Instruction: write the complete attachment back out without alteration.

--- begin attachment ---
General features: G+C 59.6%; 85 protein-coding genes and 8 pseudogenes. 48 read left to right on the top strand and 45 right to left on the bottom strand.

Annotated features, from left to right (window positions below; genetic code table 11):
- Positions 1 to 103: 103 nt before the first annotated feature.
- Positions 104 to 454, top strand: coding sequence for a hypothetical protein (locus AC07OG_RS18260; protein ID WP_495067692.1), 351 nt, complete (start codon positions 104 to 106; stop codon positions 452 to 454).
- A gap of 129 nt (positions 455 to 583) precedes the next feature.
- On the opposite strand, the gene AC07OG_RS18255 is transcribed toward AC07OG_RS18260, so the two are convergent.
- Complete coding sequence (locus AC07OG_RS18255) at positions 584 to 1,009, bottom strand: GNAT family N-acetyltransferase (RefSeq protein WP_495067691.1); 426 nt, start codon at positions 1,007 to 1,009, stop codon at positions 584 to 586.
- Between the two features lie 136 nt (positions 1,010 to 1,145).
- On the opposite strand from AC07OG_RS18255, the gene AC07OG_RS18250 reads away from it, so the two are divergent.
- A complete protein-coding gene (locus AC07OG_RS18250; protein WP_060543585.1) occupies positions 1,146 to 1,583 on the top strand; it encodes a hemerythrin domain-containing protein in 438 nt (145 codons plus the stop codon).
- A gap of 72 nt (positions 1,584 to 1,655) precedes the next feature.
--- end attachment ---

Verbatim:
General features: G+C 59.6%; 85 protein-coding genes and 8 pseudogenes. 48 read left to right on the top strand and 45 right to left on the bottom strand.

Annotated features, from left to right (window positions below; genetic code table 11):
- Positions 1 to 103: 103 nt before the first annotated feature.
- Positions 104 to 454, top strand: coding sequence for a hypothetical protein (locus AC07OG_RS18260; protein ID WP_495067692.1), 351 nt, complete (start codon positions 104 to 106; stop codon positions 452 to 454).
- A gap of 129 nt (positions 455 to 583) precedes the next feature.
- On the opposite strand, the gene AC07OG_RS18255 is transcribed toward AC07OG_RS18260, so the two are convergent.
- Complete coding sequence (locus AC07OG_RS18255) at positions 584 to 1,009, bottom strand: GNAT family N-acetyltransferase (RefSeq protein WP_495067691.1); 426 nt, start codon at positions 1,007 to 1,009, stop codon at positions 584 to 586.
- Between the two features lie 136 nt (positions 1,010 to 1,145).
- On the opposite strand from AC07OG_RS18255, the gene AC07OG_RS18250 reads away from it, so the two are divergent.
- A complete protein-coding gene (locus AC07OG_RS18250; protein WP_060543585.1) occupies positions 1,146 to 1,583 on the top strand; it encodes a hemerythrin domain-containing protein in 438 nt (145 codons plus the stop codon).
- A gap of 72 nt (positions 1,584 to 1,655) precedes the next feature.